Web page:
Bank of America’s sneaky fees and fake credit card accounts:
Opening extra credit cards in your customer’s name is not very nice. Neither is failing to give promised perks or double charging insufficient funds fees (potentially creating a vicious circle as insufficiently funded accounts become even more insufficiently funded). The CSFB says B of A – otherwise a bank with a clean-cut reputation – must pay $100 million to victim customers, as well as a $150 million fine.
As Warren Buffett’s partner Charlie Munger says: “Show me incentives and I’ll show you the outcome.” Banks used to make their main money via net interest margin – the spread between the (hopefully low) short-term rate they paid depositors and the (hopefully high) long-term rates they received from dudes, ladies, companies, etc. who took out loans. With at-times weird yield curves, and for other reasons (don’t you hate when writers say “other reasons?” – it feels like such a cop-out), banks got more into fee income in recent decades. Dodd-Frank regulation muffled that to an extent, but the pressure remained. Bank of America is hardly the only offender. But when you combine pressure to perform with ease of cheating to get there, you risk this kind of result.
Janet Yellen’s China visit:
A nothingburger, but that’s about the best anyone could expect. From the American perspective, she showed up and kept lines of communication open. From the CCP’s perspective, she showed up, awkwardly bowed – great, subservient-looking optics – and didn’t ruffle too many feathers. Chinese state media shows satisfaction, which means top brass was satisfied. But over the long run, the US and China have irreconcilable differences. These differences may or may not ever come to a head.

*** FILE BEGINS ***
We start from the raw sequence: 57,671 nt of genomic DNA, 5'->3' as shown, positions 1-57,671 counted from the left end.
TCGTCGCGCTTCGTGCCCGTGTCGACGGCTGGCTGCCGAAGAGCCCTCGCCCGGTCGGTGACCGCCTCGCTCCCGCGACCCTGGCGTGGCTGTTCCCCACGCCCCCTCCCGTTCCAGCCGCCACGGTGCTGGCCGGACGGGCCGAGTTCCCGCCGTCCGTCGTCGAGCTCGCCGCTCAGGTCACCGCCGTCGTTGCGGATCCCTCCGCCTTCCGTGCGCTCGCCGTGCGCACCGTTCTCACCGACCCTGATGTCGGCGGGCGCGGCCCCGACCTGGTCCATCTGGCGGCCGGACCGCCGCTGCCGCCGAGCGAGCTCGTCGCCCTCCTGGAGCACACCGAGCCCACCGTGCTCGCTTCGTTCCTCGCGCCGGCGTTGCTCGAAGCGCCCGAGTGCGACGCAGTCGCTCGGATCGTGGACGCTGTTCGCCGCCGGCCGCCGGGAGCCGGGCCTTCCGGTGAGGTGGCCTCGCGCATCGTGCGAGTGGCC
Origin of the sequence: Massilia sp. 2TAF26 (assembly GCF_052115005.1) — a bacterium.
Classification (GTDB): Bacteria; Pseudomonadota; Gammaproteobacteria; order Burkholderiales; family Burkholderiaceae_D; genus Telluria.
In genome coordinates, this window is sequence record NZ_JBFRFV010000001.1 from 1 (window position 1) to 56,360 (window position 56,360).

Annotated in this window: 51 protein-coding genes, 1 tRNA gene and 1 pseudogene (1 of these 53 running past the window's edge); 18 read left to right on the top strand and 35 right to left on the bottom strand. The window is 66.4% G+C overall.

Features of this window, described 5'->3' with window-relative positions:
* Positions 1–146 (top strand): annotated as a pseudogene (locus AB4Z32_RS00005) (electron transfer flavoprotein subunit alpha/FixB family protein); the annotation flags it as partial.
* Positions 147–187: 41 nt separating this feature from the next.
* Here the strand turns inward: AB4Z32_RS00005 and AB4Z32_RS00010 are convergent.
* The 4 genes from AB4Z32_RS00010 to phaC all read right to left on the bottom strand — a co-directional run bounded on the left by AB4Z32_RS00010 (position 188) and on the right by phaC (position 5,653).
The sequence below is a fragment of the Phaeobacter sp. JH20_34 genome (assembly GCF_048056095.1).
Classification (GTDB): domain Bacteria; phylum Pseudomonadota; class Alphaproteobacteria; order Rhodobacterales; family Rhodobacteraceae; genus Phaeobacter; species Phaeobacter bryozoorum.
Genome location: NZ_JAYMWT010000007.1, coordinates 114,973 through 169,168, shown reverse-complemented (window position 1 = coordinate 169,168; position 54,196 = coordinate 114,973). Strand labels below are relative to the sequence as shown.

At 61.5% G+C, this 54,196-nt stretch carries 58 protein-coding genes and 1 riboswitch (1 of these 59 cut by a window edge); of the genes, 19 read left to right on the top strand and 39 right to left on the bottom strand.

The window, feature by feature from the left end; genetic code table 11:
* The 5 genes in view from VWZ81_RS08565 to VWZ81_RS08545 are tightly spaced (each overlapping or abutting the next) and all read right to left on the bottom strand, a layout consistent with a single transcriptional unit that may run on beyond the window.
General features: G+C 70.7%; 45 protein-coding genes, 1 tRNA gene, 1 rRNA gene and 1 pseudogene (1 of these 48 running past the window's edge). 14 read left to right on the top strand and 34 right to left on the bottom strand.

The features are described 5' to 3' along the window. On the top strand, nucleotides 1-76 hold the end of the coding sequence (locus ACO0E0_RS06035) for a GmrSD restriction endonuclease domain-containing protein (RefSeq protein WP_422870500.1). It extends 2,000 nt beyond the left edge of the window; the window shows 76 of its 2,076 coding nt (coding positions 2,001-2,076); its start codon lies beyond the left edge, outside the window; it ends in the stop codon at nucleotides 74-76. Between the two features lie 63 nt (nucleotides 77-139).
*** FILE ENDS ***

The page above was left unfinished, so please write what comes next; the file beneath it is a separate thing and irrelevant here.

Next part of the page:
Bulgari and Taiwan:
Joining a long list of companies that have presumably inadvertently referenced Taiwan as a country is jewelry maker Bulgari, which is taking the now-predictable path of a profuse apology for deeply hurting the feelings of the Chinese people (actually, I’m not sure if they used that phrase, but it’s a thing). As a factoid, 64% of Americans see Taiwan as a separate country (or at least want to) per a recent survey. Most companies seem to make the business calculus that, well, non-Chinese markets seem kind of passively supportive of Taiwan as its own thing, whereas the PRC goes really bonkers, says nasty things and threatens economic retaliation if anyone considers Taiwan not a part of China (technically, the CCP has never ruled Taiwan, and Taiwan has traditionally considered itself part of what they consider the “real” China – i.e., China before the CCP took over – so this gets confusing quickly), so these companies decide that a gushing apology is the best business move. But we may be nearing “peak apology” as the recent Top Gun sequel removed but then re-added the Taiwanese flag to Tom Cruise’s jacket, in a protest to the protest.
James owns shares of Bank of America. BBAE has no position in any security mentioned.